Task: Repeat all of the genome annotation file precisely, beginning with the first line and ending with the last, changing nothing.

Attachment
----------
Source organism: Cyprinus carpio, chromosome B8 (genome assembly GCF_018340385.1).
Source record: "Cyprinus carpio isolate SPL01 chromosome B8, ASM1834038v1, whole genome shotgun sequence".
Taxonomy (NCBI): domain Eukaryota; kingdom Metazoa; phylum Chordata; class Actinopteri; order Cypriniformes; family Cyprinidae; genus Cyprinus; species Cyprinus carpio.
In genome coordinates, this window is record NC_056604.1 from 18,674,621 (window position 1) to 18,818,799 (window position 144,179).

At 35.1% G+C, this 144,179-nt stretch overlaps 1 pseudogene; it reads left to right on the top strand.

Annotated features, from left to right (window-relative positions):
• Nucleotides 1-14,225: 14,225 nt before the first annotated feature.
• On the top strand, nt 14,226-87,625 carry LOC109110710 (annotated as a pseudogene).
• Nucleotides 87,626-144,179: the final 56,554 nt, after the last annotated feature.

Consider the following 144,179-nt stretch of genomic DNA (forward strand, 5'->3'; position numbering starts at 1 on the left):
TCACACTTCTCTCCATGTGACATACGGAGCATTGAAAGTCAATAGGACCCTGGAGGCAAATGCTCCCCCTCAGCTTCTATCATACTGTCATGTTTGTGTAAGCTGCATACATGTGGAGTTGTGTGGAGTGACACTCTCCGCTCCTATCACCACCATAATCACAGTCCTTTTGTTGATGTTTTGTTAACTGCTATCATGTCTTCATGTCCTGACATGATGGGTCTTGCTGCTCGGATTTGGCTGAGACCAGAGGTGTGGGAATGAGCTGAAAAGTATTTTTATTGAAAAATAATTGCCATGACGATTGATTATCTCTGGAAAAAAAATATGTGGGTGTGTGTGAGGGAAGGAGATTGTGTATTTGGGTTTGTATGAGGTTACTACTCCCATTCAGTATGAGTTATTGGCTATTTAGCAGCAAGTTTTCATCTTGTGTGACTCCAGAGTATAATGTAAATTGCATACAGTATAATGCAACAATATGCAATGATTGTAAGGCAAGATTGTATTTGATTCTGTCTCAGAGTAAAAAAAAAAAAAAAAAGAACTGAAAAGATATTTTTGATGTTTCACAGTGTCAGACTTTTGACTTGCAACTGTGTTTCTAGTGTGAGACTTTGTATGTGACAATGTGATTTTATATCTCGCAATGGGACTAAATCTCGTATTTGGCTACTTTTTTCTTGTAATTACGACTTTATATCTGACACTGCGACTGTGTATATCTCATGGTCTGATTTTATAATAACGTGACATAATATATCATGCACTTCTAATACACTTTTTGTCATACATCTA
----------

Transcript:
Source organism: Cyprinus carpio, chromosome B8 (genome assembly GCF_018340385.1).
Source record: "Cyprinus carpio isolate SPL01 chromosome B8, ASM1834038v1, whole genome shotgun sequence".
Taxonomy (NCBI): domain Eukaryota; kingdom Metazoa; phylum Chordata; class Actinopteri; order Cypriniformes; family Cyprinidae; genus Cyprinus; species Cyprinus carpio.
In genome coordinates, this window is record NC_056604.1 from 18,674,621 (window position 1) to 18,818,799 (window position 144,179).

At 35.1% G+C, this 144,179-nt stretch overlaps 1 pseudogene; it reads left to right on the top strand.

Annotated features, from left to right (window-relative positions):
• Nucleotides 1-14,225: 14,225 nt before the first annotated feature.
• On the top strand, nt 14,226-87,625 carry LOC109110710 (annotated as a pseudogene).
• Nucleotides 87,626-144,179: the final 56,554 nt, after the last annotated feature.

Consider the following 144,179-nt stretch of genomic DNA (forward strand, 5'->3'; position numbering starts at 1 on the left):
TCACACTTCTCTCCATGTGACATACGGAGCATTGAAAGTCAATAGGACCCTGGAGGCAAATGCTCCCCCTCAGCTTCTATCATACTGTCATGTTTGTGTAAGCTGCATACATGTGGAGTTGTGTGGAGTGACACTCTCCGCTCCTATCACCACCATAATCACAGTCCTTTTGTTGATGTTTTGTTAACTGCTATCATGTCTTCATGTCCTGACATGATGGGTCTTGCTGCTCGGATTTGGCTGAGACCAGAGGTGTGGGAATGAGCTGAAAAGTATTTTTATTGAAAAATAATTGCCATGACGATTGATTATCTCTGGAAAAAAAATATGTGGGTGTGTGTGAGGGAAGGAGATTGTGTATTTGGGTTTGTATGAGGTTACTACTCCCATTCAGTATGAGTTATTGGCTATTTAGCAGCAAGTTTTCATCTTGTGTGACTCCAGAGTATAATGTAAATTGCATACAGTATAATGCAACAATATGCAATGATTGTAAGGCAAGATTGTATTTGATTCTGTCTCAGAGTAAAAAAAAAAAAAAAAAGAACTGAAAAGATATTTTTGATGTTTCACAGTGTCAGACTTTTGACTTGCAACTGTGTTTCTAGTGTGAGACTTTGTATGTGACAATGTGATTTTATATCTCGCAATGGGACTAAATCTCGTATTTGGCTACTTTTTTCTTGTAATTACGACTTTATATCTGACACTGCGACTGTGTATATCTCATGGTCTGATTTTATAATAACGTGACATAATATATCATGCACTTCTAATACACTTTTTGTCATACATCTA